Twinkiebots keeps itself entertained
by Leslie Wylie
Brandon Biando is a human fault line, so to speak. On one side’s California, site of his childhood and long-term teenage pilgrimages. On the other, there’s Tennessee—Lenoir City, to be exact—current residence and birthplace of his band, Twinkiebots.
And fault lines are odd junctions, as anyone who’s passed through one understands. From the ground their presence is subtle, characterized perhaps by microscopically fractured asphalt or streams that veer suddenly, inexplicably off course. From the air, the agitated geography becomes more visible; the line’s narrow ridges and lakes bleed into one another, giving it the impression of one long, dark shadow.
But surface perception is only part of it. Only from an internal level can the truth be understood: the perpetual grinding, the restless shifting, the utter boredom of it all.
It’s a sensation 21-year-old Biando can relate to. “I’m from California so I have some kind of weird attachment to it, but I also have a weird attachment to here,” he says with a yawn in his voice. “Usually whenever I move back to California it’s because I’ve been so extremely bored here. [Knoxville] isn’t the most exciting place in the world. But then I get to California and I feel the same way, so maybe it’s a mental problem. Maybe I’m not satisfied with any place.”
Thankfully, his earthquakes rattle loose in the form of music. Twinkiebots, with its electro-surf folk-pop aesthetic, is a product of cultural friction between his past and present geographic locales. His West Coast upbringing manifests itself in freewheeling song structures and a tremulous, cupboard-clattering kind of energy, but there’s a sense of Southern elbowroom at work as well.
Though California is hardly known for being uptight, Knoxville is a different kind of laid-back. The music community isn’t cutthroat, and record label scouts aren’t stationed quietly in the back corner of every show. Bands have the freedom to experiment without fear of consequence.
“I guess it’s different [in California] in that there’s always some band to go see and there’s a lot more places to go see shows, but it’s harder to get a show,” Biando says. “You could fart into a microphone and get a show here. It might not be the best place to play, but at least it’s an okay place to play. That’s a cool thing, I think.”
As a result, quirkiness is considered a local virtue—which works out well for the envelope-pushing Twinkiebots. The band’s lyrics, in particular, wander blithely off course, morphing into Shel Silverstein-esque fantasy sequences. Songs like “I’m The Letter In Your Scrabble That Finished Pyschobabble,” “My Pet Elephant,” and “A Pretty Day Is Just Ugly Without You” are as whimsical as grade school poetry, illuminated by bright blotches of color and haunted by dark resolutions.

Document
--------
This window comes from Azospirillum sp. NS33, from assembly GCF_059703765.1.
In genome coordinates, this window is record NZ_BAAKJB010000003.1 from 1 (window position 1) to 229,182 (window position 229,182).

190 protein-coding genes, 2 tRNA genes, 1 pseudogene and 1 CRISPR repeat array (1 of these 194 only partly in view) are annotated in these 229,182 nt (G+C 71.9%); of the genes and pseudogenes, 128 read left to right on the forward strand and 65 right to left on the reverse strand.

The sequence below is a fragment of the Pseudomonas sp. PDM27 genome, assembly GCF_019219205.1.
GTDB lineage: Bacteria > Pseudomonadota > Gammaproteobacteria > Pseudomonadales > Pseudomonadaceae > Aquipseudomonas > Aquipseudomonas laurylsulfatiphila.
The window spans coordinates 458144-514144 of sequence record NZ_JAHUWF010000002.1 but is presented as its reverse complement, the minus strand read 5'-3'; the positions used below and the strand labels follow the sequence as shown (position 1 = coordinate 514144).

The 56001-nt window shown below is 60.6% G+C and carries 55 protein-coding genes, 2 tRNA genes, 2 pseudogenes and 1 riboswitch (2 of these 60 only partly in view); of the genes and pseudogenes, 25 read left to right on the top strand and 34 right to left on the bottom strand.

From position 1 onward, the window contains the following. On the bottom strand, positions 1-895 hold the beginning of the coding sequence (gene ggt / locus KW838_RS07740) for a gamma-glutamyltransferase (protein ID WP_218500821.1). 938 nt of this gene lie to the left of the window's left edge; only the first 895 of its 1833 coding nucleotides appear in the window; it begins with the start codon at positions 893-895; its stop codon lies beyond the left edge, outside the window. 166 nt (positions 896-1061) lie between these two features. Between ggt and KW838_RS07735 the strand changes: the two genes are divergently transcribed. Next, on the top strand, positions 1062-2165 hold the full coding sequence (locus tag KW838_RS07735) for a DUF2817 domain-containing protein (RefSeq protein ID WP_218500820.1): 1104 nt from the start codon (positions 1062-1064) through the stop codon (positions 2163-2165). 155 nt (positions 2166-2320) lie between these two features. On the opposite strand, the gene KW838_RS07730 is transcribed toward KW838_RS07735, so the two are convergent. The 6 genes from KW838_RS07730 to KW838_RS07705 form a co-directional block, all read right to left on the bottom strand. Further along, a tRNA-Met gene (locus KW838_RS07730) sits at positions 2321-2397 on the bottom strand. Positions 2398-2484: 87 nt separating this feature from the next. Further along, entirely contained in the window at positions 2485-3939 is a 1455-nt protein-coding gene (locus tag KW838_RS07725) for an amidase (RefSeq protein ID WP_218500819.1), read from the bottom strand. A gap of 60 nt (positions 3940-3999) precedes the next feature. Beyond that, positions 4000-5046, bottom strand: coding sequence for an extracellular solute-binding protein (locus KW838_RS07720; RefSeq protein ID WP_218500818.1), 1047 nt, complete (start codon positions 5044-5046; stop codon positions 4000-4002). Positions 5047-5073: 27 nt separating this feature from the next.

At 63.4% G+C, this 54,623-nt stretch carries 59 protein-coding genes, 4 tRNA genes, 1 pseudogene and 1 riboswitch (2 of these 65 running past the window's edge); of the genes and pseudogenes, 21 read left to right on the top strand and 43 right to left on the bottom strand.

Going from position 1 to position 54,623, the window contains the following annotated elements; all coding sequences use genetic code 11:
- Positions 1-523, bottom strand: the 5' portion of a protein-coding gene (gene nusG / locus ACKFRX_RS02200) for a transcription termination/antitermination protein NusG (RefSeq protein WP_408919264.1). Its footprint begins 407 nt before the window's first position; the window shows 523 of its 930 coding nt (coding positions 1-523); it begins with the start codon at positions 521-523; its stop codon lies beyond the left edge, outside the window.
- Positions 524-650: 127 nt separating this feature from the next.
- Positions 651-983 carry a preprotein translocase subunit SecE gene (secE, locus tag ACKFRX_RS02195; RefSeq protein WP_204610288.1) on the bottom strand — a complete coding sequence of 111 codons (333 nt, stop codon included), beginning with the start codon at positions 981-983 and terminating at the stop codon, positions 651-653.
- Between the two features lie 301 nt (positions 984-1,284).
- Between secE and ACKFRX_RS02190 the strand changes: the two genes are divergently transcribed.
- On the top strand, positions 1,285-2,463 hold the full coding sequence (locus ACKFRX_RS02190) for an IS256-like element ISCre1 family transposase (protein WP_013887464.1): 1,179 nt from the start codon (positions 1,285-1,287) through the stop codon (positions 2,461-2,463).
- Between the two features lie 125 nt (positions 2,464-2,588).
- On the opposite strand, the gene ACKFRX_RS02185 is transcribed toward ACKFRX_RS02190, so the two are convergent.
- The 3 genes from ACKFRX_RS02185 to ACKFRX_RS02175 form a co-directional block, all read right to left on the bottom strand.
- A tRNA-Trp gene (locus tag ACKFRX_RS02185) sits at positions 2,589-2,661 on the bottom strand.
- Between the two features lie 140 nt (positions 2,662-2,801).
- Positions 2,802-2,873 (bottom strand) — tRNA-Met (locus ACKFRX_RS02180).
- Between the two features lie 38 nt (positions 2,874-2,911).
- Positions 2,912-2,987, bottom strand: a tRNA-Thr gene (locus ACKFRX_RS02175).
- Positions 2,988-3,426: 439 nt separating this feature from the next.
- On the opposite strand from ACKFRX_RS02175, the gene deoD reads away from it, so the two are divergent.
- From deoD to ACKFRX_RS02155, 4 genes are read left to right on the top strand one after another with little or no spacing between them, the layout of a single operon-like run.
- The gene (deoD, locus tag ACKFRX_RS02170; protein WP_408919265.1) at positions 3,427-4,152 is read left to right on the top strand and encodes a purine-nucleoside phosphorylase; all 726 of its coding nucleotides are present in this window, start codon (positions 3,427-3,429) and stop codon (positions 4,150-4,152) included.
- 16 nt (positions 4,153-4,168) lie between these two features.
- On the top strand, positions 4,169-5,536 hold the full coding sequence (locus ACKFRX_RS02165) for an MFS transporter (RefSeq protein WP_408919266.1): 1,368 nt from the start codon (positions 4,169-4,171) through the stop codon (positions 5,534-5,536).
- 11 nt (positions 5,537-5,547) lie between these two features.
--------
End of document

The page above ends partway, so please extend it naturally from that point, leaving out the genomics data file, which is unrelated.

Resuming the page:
Biando explains, “There are a lot of similar acts around here. The musicians who are standing away from whatever is going on and from everyone else are getting attention for being different.”
Twinkiebots started out three years back as a one-man band, just Biando, a four track and his fascination with layered sound. “I wondered what it would sound like with this over it and this and this, just kind of instrumental stuff, just kind of out there, some electronics.”
He later recruited musician friends to develop his blueprint compositions into a full-scale musical project. The current lineup includes Nick Huinker (second guitar), Jack Glandon (keys), Danny Sale (bass), and Chris Rusk (drums). To date, the band’s membership roster has been something of a revolving door, with musicians drifting in and out. “The way the band is, kind of whoever’s in the band is in the band because they want to be in the band,” Biando says.
Such disorganization and impermanence are essential elements to Twinkiebots’ success. Its shows are sporadic, and its albums are hard to find. Biando openly admits that he’s too lazy to market his band or its music. He brings a handful of merchandise with him to shows, but usually leaves it outside. “I don’t want to look like a goon walking around with a bunch of CDs,” he says.
But nonchalance can also be a form of self-protection. The less you put into something, the less you have to lose—like living in a refrigerator box on the San Andreas Fault so you never have to worry about disaster insurance. Strangely enough, considering the local scene’s fickle preferences, it’s an ideology that makes some sense.
“If people are really good they get recognition for being really good, and 45 minutes later it’s not cool to think they’re good,” he says. People find something better, or they decide that it’s not cool to like this anymore.”
What: Twinkiebots w/Cold Hands, Variac and Plex Plex